Measuring environmental value for Natural Lawn and Garden Care practices

Abstract

Background, Aims and Scope

Measuring Environmental Value for Natural Lawn and Garden Care Practices provides a life cycle assessment and impacts valuation methodology to quantify environmental (public health and ecological) and water conservation benefits from natural lawn and garden care practices in Seattle. Seattle Public Utilities (SPU) initiated this study as part of a triple-bottom-line analysis of its Natural Lawn and Garden Care program.

Methods

The study uses life cycle assessment (LCA) methods, including the Carnegie-Mellon Economic Input-Output Life Cycle Assessment (EIOLCA) tool publicly available on the Internet, to inventory pollutant generation from a synthetic nutrients and pesticide approach to lawn and garden care compared against a natural/organic care approach. The study applies US Environmental Protection Agency’s TRACI (Tool for the Reduction and Assessment of Chemical and other environmental Impacts) climate change, acidification, eutrophication, and human health-criteria air pollutant stressor factors, along with the Lawrence Berkeley National Laboratory’s CalTOX risk assessment model’s human and ecosystem toxicity potentials to roll up the numerous pollutant quantities into six environmental impact categories (global warming potential, human respiratory disease potential, human toxicity potential, ecological toxicity potential, acidification potential and eutrophication potential). The study develops cost valuation estimates for each impact category to produce a dollar estimate of the environmental cost of the two archetypical lawn and garden care methods.

Results

Lawns and gardens account for 25% of Seattle’s land area, so lawn and garden care methods potentially have substantial impacts on the city’s land-and water-based ecosystems. LCA methods provide an informative methodology for comparing environmental impacts from lawn and garden care practices. These methods reveal the importance of more natural lawn and garden care practices. They also show that resource extraction and manufacturing impacts of pesticides and synthetic fertilizers dominate their on site use impacts in the case of global warming, but that the reverse holds for human and ecological toxicity, and eutrophication. In addition, releases of particulates, SOx and NOx associated with gasoline-powered lawn mowing are nearly an order of magnitude larger than releases of these pollutants as a result of the production of pesticides and fertilizers.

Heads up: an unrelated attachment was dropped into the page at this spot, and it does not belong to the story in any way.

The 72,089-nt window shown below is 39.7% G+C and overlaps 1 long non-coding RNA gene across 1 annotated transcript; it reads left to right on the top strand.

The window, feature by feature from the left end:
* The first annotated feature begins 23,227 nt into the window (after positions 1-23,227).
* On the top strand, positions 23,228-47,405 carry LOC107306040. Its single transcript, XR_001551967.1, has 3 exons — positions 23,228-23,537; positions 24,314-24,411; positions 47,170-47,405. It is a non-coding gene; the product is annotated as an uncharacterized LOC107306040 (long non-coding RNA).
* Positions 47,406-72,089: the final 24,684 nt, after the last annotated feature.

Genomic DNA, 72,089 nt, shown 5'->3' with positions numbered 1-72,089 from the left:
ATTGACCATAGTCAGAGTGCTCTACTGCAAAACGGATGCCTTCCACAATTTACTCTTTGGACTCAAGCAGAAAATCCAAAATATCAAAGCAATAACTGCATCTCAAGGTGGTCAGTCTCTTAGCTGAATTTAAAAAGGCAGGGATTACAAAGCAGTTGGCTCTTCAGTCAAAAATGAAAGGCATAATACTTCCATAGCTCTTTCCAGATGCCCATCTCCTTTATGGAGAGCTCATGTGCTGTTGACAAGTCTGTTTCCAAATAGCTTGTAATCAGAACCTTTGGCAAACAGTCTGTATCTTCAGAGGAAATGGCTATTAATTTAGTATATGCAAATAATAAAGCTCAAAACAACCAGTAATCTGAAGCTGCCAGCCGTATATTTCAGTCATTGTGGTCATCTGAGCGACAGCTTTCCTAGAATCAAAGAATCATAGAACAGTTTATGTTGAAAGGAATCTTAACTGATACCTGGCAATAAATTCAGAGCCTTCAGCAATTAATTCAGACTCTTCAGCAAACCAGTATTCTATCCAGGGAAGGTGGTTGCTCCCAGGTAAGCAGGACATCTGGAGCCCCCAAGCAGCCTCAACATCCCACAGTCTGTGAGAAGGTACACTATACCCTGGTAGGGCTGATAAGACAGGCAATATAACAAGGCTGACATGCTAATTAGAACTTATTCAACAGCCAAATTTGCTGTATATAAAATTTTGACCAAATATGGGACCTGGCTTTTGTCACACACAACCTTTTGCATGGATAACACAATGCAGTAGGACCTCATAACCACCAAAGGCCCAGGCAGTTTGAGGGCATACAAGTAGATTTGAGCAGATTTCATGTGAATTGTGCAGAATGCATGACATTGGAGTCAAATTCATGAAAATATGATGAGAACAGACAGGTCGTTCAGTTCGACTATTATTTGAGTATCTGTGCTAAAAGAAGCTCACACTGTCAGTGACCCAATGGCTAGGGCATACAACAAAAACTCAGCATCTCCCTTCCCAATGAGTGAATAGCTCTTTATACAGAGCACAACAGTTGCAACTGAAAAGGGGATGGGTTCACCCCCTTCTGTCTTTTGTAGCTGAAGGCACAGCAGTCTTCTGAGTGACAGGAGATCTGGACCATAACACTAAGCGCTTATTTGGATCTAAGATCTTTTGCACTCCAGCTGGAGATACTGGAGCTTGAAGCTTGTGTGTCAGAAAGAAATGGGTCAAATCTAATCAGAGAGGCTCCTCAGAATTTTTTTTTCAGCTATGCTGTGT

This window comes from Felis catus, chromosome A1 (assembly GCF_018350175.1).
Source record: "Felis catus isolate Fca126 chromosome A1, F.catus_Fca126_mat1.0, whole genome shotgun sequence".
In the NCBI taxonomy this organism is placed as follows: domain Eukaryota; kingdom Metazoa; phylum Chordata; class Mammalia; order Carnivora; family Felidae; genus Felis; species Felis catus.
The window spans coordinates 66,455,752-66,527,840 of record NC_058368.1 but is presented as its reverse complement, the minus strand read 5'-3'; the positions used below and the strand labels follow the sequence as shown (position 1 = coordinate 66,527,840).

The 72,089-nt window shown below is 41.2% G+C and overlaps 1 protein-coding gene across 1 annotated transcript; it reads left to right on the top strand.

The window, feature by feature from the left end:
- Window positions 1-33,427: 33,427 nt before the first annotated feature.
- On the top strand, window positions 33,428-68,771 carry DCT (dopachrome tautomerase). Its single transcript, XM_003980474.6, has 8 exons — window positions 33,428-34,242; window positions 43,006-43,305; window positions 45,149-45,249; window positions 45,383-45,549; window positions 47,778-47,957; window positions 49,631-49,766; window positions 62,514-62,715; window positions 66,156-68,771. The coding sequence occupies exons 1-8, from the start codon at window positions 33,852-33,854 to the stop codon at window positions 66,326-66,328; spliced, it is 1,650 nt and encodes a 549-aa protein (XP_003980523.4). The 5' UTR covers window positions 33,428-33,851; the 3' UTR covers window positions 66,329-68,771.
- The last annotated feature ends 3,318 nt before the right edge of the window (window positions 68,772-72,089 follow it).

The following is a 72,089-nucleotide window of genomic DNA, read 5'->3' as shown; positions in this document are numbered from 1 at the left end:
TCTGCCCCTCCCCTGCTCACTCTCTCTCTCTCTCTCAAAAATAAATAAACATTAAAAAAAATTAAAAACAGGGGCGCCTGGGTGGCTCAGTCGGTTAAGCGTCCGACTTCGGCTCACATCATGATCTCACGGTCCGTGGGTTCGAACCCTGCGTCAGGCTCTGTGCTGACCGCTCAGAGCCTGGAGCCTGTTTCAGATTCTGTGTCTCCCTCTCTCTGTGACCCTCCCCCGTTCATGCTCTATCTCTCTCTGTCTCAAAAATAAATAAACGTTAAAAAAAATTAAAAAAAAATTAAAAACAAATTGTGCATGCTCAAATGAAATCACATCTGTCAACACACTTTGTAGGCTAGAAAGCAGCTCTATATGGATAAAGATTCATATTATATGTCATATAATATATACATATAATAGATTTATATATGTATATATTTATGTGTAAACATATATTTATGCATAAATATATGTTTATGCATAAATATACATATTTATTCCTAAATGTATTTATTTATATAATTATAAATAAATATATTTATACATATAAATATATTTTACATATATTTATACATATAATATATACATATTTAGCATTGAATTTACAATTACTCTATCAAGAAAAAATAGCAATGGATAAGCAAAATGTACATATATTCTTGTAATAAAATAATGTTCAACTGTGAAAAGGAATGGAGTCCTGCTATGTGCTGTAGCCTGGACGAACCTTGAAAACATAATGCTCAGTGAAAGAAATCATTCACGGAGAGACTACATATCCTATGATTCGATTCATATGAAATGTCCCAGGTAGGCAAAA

Discussion

The study proceeds by using available data and research to build a desktop model that characterizes and contrasts two archetypical lawn and garden care practices: (1) Petroleum-based fertilizers and pesticides, a gasoline-powered lawn mower, and substantial irrigation to maintain a traditional weed-free, always-green lawn and garden, versus (2) A backyard compost system to provide lawn and garden nutrients, supplemented moderately by purchased non-synthetic soil amendments, an electricity-powered mower, no pesticides, and drought tolerant lawn and garden species having little need for irrigation.

Conclusions

The study concludes that each household converting from synthetic to natural practices produces nearly $75 in annual ongoing public health, ecological, water conservation and hazardous waste management benefits — between $16 and $21 of environmental benefits from reduced use of synthetic fertilizers and pesticides, $8 of environmental benefits for switching from gas to electricity for lawn mowing, $42 in cost savings due to reduced irrigation, and $5 or $6 from lower hazardous waste management costs. There also is a potential one time avoidance of $31 in construction costs resulting from reduced need for storm water detention and diversion capacity.

Recommendations and Perspectives

This study’s estimates of environmental value would benefit from comprehensive information on direct exposure to active ingredients in insecticides during their application. Estimates of impacts are based only on volatilization and runoff of active ingredients after application. Furthermore, the study would benefit from estimates of carbon sequestration in soils promoted by natural lawn and garden care techniques, and on the upstream pollutant releases from production of synthetic versus organic fertilizers. All three of these data gaps suggest that the estimated $75 per single family residence for environmental value is probably a lower bound on benefits from natural lawn and garden care versus more traditional pesticide-and-synthetic-fertilizer-based approaches.

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Correspondence to Jeffrey Morris.

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ESS-Submission Editor: Mary Ann Curran (curran.maryann@epa.gov)

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Morris, J., Bagby, J. Measuring environmental value for Natural Lawn and Garden Care practices. Int J Life Cycle Assess 13, 226–234 (2008). https://doi.org/10.1065/lca2007.07.350

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Keywords

  • Environmental externalities valuation
  • lawn and garden care
  • life cycle assessment
  • organic fertilizers
  • pesticides
  • synthetic fertilizers
  • water conservation